Metformin, a biguanide antidiabetic drug administered orally, could play a critical role in controlling, and possibly preventing, lung cancer in at-risk patients. Animal studies conducted at NCI demonstrated that treating mice with metformin reduced lung tumor volume by about 50%.
Metformin decreases levels of insulin-like growth factor-1 (IGF-1) and circulating insulin, which is important in patients with type II diabetes. Emerging research suggests metformin may inhibit tumor growth as well.
"Metformin is being studied in many cancers," said the study coinvestigator Regan Memmott, an MD/PhD candidate at the University of Cincinnati. Her group's results "provide rationale for a clinical prevention trial with metformin in heavy smokers who are at high risk to develop lung cancer." They also support clinical testing of metformin as a chemopreventive agent, she said.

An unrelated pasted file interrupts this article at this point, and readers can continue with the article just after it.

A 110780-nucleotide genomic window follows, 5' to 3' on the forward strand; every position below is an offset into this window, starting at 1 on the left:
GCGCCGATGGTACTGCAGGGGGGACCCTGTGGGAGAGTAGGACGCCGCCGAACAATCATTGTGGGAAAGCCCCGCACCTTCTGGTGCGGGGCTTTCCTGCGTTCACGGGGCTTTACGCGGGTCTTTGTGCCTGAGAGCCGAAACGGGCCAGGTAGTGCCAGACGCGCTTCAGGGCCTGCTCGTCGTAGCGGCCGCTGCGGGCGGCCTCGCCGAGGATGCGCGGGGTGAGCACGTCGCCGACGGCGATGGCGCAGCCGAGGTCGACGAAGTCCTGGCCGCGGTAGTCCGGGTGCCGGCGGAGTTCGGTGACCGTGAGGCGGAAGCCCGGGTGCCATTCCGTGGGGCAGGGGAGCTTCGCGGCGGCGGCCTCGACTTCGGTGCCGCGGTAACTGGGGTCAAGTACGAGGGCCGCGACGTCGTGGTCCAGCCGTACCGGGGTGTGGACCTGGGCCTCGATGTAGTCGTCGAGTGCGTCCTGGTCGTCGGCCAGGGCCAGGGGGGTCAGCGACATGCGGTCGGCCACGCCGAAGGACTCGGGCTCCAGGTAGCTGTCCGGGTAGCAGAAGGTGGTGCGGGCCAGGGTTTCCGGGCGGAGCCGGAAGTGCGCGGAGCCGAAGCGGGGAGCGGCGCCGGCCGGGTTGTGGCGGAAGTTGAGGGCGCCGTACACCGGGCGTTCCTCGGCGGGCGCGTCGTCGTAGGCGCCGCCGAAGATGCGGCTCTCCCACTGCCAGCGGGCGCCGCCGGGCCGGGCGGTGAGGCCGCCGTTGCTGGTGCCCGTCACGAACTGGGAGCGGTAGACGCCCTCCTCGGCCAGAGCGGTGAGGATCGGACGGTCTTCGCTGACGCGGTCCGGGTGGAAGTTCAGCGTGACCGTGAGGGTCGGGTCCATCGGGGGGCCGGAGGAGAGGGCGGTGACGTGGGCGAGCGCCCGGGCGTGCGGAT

Study leader Phillip A. Dennis, MD, PhD, senior investigator in the medical oncology branch of NCI, treated mice with metformin for 13 weeks following exposure to a nicotine-derived nitrosamine (NNK), a carcinogen that is a known promoter of lung tumorigenesis.
When given orally, metformin was well tolerated and reduced tumor burden by 40% to 50%, the group reported, adding that the levels of metformin reached in mice would be readily achievable in humans.
The group also evaluated the effects of metformin on a series of biomarkers for lung tumorigenesis and found that it inhibited mammalian target of rapamycin (mTOR).
This effect was even more profound when metformin was administered to mice by injection, reducing lung tumor burden by 72%, according to Ms. Memmott's research (AACR 2010 abstract 2928).